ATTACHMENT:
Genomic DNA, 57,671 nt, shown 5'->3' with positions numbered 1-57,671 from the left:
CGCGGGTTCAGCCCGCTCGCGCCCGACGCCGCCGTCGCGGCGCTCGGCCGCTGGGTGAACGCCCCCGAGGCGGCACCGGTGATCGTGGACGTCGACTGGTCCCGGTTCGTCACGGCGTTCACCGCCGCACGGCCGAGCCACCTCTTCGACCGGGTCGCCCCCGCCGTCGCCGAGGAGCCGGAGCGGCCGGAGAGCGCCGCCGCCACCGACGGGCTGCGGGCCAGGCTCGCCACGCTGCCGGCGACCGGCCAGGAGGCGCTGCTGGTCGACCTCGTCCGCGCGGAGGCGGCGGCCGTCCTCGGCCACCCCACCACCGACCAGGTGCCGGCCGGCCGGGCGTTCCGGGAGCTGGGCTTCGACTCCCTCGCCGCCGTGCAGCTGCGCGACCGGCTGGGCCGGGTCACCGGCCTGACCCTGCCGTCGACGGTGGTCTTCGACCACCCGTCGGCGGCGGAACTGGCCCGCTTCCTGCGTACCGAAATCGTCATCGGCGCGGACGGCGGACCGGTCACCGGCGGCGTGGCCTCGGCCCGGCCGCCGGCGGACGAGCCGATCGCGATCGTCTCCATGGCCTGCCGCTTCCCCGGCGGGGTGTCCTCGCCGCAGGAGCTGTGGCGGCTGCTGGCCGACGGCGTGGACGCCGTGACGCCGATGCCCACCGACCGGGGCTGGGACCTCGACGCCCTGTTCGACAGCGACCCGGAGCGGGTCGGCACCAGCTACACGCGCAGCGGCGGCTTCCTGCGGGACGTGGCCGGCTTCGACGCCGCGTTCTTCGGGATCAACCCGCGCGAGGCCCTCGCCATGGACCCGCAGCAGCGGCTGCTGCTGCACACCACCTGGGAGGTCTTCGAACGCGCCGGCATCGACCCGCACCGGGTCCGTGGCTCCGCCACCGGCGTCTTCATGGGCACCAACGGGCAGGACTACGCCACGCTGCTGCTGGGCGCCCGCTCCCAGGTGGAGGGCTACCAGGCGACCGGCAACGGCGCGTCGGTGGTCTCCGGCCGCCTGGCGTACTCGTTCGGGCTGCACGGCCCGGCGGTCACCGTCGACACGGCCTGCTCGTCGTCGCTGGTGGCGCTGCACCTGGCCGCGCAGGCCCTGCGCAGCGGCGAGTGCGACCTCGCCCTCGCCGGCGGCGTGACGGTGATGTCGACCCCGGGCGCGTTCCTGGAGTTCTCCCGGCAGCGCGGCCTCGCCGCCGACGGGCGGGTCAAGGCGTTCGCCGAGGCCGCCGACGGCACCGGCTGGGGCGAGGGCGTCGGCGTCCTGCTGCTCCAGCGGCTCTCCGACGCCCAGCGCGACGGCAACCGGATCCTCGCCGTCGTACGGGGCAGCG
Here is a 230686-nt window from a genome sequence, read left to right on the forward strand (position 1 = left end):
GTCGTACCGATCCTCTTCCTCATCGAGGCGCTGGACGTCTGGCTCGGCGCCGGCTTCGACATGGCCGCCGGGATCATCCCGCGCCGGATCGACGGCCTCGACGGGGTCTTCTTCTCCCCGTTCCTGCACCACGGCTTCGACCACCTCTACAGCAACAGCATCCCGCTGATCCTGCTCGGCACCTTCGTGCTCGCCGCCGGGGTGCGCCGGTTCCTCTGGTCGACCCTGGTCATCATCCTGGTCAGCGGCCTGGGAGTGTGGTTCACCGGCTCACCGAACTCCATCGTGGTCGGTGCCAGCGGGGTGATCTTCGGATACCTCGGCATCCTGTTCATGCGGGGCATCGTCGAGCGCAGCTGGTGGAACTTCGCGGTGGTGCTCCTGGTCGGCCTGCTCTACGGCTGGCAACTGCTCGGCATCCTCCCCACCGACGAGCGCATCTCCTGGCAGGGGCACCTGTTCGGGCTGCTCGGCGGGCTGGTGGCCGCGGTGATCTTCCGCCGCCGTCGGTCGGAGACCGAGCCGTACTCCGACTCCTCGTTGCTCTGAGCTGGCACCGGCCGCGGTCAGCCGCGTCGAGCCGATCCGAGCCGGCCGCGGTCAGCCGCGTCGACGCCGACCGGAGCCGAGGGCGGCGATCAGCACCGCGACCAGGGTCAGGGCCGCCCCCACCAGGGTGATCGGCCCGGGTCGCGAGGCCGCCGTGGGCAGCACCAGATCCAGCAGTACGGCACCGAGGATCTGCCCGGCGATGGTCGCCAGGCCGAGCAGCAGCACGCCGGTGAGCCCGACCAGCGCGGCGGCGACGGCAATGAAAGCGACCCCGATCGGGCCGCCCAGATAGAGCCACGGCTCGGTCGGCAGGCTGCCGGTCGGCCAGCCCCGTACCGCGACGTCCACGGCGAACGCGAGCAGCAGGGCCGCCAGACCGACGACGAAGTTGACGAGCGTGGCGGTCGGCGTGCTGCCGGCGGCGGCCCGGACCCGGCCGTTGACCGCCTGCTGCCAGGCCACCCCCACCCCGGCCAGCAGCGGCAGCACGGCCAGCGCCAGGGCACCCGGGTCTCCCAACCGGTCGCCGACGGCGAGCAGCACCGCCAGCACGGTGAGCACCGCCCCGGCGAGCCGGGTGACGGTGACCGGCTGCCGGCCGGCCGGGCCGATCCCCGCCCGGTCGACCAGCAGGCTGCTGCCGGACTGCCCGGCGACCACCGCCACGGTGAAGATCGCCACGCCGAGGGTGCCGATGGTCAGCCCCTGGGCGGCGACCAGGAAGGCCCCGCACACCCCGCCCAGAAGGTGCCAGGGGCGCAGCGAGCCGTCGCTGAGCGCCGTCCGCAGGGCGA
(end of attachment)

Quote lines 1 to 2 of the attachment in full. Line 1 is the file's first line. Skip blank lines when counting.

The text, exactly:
Genomic DNA, 57,671 nt, shown 5'->3' with positions numbered 1-57,671 from the left:
CGCGGGTTCAGCCCGCTCGCGCCCGACGCCGCCGTCGCGGCGCTCGGCCGCTGGGTGAACGCCCCCGAGGCGGCACCGGTGATCGTGGACGTCGACTGGTCCCGGTTCGTCACGGCGTTCACCGCCGCACGGCCGAGCCACCTCTTCGACCGGGTCGCCCCCGCCGTCGCCGAGGAGCCGGAGCGGCCGGAGAGCGCCGCCGCCACCGACGGGCTGCGGGCCAGGCTCGCCACGCTGCCGGCGACCGGCCAGGAGGCGCTGCTGGTCGACCTCGTCCGCGCGGAGGCGGCGGCCGTCCTCGGCCACCCCACCACCGACCAGGTGCCGGCCGGCCGGGCGTTCCGGGAGCTGGGCTTCGACTCCCTCGCCGCCGTGCAGCTGCGCGACCGGCTGGGCCGGGTCACCGGCCTGACCCTGCCGTCGACGGTGGTCTTCGACCACCCGTCGGCGGCGGAACTGGCCCGCTTCCTGCGTACCGAAATCGTCATCGGCGCGGACGGCGGACCGGTCACCGGCGGCGTGGCCTCGGCCCGGCCGCCGGCGGACGAGCCGATCGCGATCGTCTCCATGGCCTGCCGCTTCCCCGGCGGGGTGTCCTCGCCGCAGGAGCTGTGGCGGCTGCTGGCCGACGGCGTGGACGCCGTGACGCCGATGCCCACCGACCGGGGCTGGGACCTCGACGCCCTGTTCGACAGCGACCCGGAGCGGGTCGGCACCAGCTACACGCGCAGCGGCGGCTTCCTGCGGGACGTGGCCGGCTTCGACGCCGCGTTCTTCGGGATCAACCCGCGCGAGGCCCTCGCCATGGACCCGCAGCAGCGGCTGCTGCTGCACACCACCTGGGAGGTCTTCGAACGCGCCGGCATCGACCCGCACCGGGTCCGTGGCTCCGCCACCGGCGTCTTCATGGGCACCAACGGGCAGGACTACGCCACGCTGCTGCTGGGCGCCCGCTCCCAGGTGGAGGGCTACCAGGCGACCGGCAACGGCGCGTCGGTGGTCTCCGGCCGCCTGGCGTACTCGTTCGGGCTGCACGGCCCGGCGGTCACCGTCGACACGGCCTGCTCGTCGTCGCTGGTGGCGCTGCACCTGGCCGCGCAGGCCCTGCGCAGCGGCGAGTGCGACCTCGCCCTCGCCGGCGGCGTGACGGTGATGTCGACCCCGGGCGCGTTCCTGGAGTTCTCCCGGCAGCGCGGCCTCGCCGCCGACGGGCGGGTCAAGGCGTTCGCCGAGGCCGCCGACGGCACCGGCTGGGGCGAGGGCGTCGGCGTCCTGCTGCTCCAGCGGCTCTCCGACGCCCAGCGCGACGGCAACCGGATCCTCGCCGTCGTACGGGGCAGCG